Have you ever wondered what goes into making a high-end hotel? You might think it’s as simple as choosing some comfy pillows and shiny golden wallpapers, finding a few art pieces, some colourful and ambiguously-shaped sculptures, throwing it all together and—ta da!—luxury. But you might be shocked to know the true depth and scope of storytelling, conceptualization, and meticulous planning that goes into creating a high-end hotel, far beyond just decorating. Whether or not you realize it, everything you see and interact with as you move through one of these luxury establishments is the result of fine-tuned and precise planning.
High-end hotels need an entire team of creative professionals and experts to oversee this process from conceptualisation to final execution. This is where KAZE, a design studio based in Ho Chi Minh City, consistently delivers. KAZE means “wind” in Japanese, and this ties into their core design philosophy, which is quality in function, design and purpose—yet with a feeling as natural and free-flowing as the wind. This design philosophy is evident in the work they do for their clients all over Vietnam; a rare example of excellence, expertise, and professionalism in Vietnam’s developing market.
The team at KAZE has worked extensively with reputable international hotel brands in Vietnam, from Le Meridien to the Renaissance Hotel by Marriott, and the scope of their clientele extends beyond high-end hotels to many commercial and residential developments throughout Vietnam. Such a diversity of projects requires a wide diversity of skills and specialties within the KAZE team itself. To get an insight into exactly what goes into the fascinating process of high-end hotel design, we sat down with Managing Director Khoa, Interior Architect Hanh, and Junior Designer Phat.
Luxury is a defining element of any high-end hotel. But what, exactly, do we mean by luxury?
“Before I studied Architecture and began working in a design studio, I thought luxury was all about design and aesthetic” KAZE’s Interior Designer Hanh says. “But now that I’ve worked on an International hotel, defining luxury in a broad sense comes with my ability to translate the branding guideline. To curate an experience for guests through architecture, landscape, art, and culture in a way that is new and original, yet aligns with the hotel’s brand and image.”
“It’s not just about the design, it’s the whole package,” Junior Designer Phat agrees. “The look, the style, and the 5-star service.”
You might think of luxury as gaudy, shiny, golden, almost excessive—but these Old Hollywood depictions of luxury are no longer the norm. These days, when you step into a high-end hotel, you’re likely to encounter more modern, minimalist artistic and design elements and cutting-edge technological solutions for the demands of 21st century hotel guests.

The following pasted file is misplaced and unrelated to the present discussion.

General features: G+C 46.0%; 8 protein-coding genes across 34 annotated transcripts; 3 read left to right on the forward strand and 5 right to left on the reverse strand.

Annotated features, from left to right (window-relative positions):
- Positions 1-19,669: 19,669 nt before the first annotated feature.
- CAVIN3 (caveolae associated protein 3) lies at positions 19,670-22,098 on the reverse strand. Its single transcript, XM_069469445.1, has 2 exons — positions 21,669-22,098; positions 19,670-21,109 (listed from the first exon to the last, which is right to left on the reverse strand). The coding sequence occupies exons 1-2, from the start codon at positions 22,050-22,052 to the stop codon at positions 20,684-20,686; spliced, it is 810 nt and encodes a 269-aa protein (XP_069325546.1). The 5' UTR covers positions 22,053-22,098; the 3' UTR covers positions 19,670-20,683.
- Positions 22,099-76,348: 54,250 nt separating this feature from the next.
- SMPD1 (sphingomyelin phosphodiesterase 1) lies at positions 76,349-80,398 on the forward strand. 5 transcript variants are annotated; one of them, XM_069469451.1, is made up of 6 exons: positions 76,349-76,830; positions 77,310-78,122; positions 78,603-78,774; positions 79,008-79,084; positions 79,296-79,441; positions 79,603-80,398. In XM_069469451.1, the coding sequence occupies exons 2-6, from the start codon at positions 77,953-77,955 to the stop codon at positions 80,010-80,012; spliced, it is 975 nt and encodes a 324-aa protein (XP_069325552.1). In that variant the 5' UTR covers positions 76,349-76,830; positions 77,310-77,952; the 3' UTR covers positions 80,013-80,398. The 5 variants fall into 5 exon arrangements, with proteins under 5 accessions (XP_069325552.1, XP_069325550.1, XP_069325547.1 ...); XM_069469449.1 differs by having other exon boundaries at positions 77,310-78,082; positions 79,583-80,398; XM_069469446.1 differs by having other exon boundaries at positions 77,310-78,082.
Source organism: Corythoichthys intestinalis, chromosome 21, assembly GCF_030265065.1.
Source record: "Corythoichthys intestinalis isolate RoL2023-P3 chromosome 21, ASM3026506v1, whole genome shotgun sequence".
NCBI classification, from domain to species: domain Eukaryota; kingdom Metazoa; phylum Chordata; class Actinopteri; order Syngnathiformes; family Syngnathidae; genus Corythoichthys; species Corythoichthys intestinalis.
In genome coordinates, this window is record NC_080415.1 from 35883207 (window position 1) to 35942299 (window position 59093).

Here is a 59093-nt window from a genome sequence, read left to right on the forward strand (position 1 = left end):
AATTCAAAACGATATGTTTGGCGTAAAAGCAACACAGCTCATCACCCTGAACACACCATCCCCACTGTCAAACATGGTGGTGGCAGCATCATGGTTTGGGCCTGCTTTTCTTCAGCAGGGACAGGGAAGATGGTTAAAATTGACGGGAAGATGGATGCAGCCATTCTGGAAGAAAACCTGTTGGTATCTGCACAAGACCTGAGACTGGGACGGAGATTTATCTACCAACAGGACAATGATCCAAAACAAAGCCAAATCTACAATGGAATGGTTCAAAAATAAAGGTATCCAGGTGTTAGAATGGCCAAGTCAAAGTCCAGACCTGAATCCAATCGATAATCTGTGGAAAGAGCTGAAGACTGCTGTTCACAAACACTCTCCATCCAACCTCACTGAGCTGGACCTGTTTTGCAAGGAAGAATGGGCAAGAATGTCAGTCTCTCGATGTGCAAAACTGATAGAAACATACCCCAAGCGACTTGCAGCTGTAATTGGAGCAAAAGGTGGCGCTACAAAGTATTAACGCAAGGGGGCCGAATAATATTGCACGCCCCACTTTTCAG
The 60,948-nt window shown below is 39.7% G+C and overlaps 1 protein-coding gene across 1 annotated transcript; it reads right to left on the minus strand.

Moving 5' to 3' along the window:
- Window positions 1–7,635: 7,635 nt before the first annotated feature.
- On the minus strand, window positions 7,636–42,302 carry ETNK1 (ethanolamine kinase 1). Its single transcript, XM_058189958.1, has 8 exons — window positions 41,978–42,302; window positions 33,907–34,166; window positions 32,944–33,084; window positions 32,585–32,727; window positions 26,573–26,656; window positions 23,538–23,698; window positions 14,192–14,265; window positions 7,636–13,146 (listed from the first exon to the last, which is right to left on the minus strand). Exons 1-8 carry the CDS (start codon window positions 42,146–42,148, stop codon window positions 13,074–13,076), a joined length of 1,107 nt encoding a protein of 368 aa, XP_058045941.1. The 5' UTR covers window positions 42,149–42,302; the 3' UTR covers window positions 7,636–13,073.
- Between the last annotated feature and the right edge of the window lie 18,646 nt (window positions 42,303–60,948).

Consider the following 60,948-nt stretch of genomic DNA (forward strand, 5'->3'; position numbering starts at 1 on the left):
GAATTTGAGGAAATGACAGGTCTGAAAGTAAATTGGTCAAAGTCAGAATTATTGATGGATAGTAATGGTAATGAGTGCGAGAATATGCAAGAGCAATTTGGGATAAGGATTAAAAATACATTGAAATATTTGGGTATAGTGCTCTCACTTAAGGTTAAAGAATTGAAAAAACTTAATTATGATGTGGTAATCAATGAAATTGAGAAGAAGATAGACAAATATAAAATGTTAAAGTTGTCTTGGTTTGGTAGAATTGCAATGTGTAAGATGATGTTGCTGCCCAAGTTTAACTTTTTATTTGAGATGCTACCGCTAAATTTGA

“I think nowadays, the definition of high-end is changing,” Khoa adds. “It’s not about material, it’s not about big space or small space. It’s about the experience, and that experience includes the rush of interacting with a new gadget or a cutting-edge technology that you’re being offered as a guest, that you might not have seen before or even knew existed.”
Think about your own experience at a hotel. If the lobby, restaurant, and public facilities were pristine and luxurious, but your room was drab, dark, and uncomfortable, would you come away from that hotel with a positive impression?
Of course you wouldn’t! Most of our time as guests is spent in the smallest, most intimate spaces in these hotels, and it is therefore in these relatively small rooms where the design team at KAZE begins their design and storytelling journey with any high-end hotel project.
“When I work on small spaces like hotel rooms, it’s very complicated because you have to go through every detail in the room,” Phat says. “Because every little detail matters in the big perspective of being a 5-star luxury hotel.”
“Space planning is the most challenging,” Hanh says. With a space as limited as a hotel room, every inch of the space must be carefully accounted for and meticulously, precisely planned. “From the brief of clients, to the space from the architecture. It’s the most difficult part.”
According to Phat, it’s actually the initial phase of high-end hotel design that proves the most difficult. “I think the first stage is quite challenging, finding the direction for the project that can run consistently to the very end. It’s crucial that we have a clear story in order to convince the operator to agree to our design.”
So how does the team at KAZE begin conceptualizing a design story for a new client? They won’t start from scratch, and in fact they’ll have an extensive brief of requirements from their client related to aesthetic, practical needs, and branding that they must take into consideration.